By Guy Leonard, firstname.lastname@example.org
HOLLYWOOD, Md.—St. Marys College of Maryland is consistently ranked among the top public liberal arts colleges in the nation year after year, and according to a federal report, it also ranks among the highest for tuition and fees for public institutions.
The National Center for Education Statistics, an arm of the U.S. Department of Education, reports that St. Marys College of Maryland ranks fourth in the nation for education costs students must pay to attend.
The local honors college ranks behind Pennsylvania State University, in first place, the University of Pittsburgh and the University of Vermont for the cost of getting a postsecondary level education at $13,234 a year per student.
The national average for public college tuition is $6,397 per year, the report states.
The colleges president, Joseph Urgo, said that the increasing costs cut off access to more and more prospective students, but the college has to get enough money to deal with its own rising costs of doing business.
The tuition list by the education department does not address why tuition is increasing, Urgo said in a statement to The County Times. As president of St. Marys College of Maryland I have been greatly concerned that our mission of public access to a residential liberal arts education has been threatened.
Rising costs, such as for health care and energy, have left us with insufficient funds to fully support students and their families. We have made access our first priority again this year and are engaged with our supporters, the state of Maryland and alumni and friends of the college, to find creative solutions to this crisis.
The report also shows that for the 2008 to 2009 school year 75 percent of beginning undergraduates received some type of financial aid from either grants, loans, scholarships or a mixture of the three; of all undergraduate students, 81 percent were receiving either grant or scholarship assistance.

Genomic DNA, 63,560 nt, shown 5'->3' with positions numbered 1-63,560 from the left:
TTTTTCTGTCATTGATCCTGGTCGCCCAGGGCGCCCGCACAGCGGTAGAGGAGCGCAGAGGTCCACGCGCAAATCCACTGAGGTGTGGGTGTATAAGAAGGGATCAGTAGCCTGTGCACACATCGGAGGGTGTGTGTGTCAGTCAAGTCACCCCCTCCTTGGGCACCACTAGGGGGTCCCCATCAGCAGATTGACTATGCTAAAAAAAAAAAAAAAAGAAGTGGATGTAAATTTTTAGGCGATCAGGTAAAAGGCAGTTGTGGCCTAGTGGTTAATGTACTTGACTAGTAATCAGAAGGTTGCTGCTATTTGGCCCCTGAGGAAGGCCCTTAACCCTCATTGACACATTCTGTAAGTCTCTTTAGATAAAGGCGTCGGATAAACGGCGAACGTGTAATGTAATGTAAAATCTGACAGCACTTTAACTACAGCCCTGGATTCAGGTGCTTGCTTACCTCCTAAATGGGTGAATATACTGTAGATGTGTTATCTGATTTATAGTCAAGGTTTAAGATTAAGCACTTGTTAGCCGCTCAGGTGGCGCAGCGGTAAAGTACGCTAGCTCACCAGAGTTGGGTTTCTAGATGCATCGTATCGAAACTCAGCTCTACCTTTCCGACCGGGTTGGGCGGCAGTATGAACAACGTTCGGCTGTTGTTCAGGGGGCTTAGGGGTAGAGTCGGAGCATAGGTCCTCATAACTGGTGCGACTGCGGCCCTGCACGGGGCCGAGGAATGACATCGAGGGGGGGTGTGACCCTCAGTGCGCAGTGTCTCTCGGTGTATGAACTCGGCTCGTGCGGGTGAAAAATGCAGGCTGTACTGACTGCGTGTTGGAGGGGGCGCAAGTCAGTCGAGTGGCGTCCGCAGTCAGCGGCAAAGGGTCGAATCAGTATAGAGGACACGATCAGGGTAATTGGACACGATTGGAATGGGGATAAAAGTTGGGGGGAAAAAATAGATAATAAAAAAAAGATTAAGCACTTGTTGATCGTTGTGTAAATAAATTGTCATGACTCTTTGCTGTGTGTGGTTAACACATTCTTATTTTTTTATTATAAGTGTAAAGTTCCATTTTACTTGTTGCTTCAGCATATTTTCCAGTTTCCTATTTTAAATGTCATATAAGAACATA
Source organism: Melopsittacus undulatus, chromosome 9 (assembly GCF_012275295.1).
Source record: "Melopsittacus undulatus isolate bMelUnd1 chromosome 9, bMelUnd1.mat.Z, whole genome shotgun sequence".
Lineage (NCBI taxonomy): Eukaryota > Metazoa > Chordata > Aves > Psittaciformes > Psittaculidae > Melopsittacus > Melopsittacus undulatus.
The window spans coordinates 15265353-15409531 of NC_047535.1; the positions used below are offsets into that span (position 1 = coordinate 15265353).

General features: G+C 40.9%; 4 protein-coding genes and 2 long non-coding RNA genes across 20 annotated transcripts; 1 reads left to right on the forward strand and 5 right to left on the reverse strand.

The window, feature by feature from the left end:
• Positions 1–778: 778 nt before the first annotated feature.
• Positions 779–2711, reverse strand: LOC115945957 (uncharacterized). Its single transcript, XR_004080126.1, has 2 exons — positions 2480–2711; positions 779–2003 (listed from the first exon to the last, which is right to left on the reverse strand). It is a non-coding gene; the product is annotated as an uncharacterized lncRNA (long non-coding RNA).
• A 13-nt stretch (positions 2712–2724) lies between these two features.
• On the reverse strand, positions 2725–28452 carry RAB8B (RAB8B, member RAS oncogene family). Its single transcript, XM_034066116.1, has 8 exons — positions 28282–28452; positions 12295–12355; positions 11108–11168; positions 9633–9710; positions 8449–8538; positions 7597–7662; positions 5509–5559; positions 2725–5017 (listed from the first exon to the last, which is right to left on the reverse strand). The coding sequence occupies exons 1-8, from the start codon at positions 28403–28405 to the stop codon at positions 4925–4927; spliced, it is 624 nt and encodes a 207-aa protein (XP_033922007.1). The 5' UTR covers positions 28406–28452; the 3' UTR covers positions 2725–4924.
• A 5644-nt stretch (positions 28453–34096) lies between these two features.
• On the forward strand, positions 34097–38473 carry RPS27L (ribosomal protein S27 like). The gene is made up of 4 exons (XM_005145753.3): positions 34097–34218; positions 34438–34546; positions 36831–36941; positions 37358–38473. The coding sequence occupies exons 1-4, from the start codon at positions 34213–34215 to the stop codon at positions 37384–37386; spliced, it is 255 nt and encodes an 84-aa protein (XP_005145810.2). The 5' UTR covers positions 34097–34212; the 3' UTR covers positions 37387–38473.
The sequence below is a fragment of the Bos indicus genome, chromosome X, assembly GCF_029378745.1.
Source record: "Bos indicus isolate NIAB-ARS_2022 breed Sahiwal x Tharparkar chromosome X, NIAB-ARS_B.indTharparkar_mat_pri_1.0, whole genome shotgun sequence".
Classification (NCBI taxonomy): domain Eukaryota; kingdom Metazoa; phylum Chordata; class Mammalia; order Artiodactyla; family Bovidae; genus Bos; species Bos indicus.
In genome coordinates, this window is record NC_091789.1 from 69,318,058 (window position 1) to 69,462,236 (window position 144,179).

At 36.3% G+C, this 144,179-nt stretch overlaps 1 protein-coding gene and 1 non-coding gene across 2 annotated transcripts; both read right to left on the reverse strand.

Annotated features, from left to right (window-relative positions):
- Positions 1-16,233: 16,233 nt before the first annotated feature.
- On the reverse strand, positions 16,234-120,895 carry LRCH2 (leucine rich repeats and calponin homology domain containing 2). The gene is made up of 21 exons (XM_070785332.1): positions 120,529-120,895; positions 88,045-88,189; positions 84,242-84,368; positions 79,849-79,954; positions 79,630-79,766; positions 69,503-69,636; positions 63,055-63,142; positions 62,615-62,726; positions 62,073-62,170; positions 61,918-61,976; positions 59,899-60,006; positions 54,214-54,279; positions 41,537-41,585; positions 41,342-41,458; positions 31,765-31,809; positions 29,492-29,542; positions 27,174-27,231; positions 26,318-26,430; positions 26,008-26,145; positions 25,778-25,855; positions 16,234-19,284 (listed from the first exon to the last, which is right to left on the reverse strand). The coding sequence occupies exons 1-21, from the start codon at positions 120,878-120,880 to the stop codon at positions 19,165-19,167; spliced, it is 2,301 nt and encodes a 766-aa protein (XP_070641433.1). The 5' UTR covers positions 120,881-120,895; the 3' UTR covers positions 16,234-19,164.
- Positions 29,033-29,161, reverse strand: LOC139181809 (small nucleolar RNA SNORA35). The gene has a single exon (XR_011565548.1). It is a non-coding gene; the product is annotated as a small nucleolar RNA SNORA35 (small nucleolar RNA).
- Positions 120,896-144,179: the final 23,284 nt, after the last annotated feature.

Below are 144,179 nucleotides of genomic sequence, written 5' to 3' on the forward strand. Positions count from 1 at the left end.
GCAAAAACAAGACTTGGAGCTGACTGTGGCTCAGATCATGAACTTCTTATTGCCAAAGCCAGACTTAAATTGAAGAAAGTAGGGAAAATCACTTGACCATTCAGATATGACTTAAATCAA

Bob Schaller, director of the countys Department of Economic and Community Development, said that the high cost of education at the local college was something of a good sign.
When something is in demand the price goes up, Schaller said. Its a good sign people are willing to pay to get into this institution.
Schaller said the colleges value to the county is growing, because it turned out to be what he called a net importer of people from out of state who come here, learn here and stay to get hired.
This provides a steady stream of employees to help keep Naval Air Station Patuxent River running and competitive, he said.
Also, the college provides the same kind of education that a student could get at a private institution at less cost.
St. Marys College is a bargain, its an equivalent private education at a public cost, Schaller said.
While the college is owned by the state of Maryland, it does not fall under the
University of Maryland system. Instead, it is governed by its own board of
directors, who are appointed by the governor.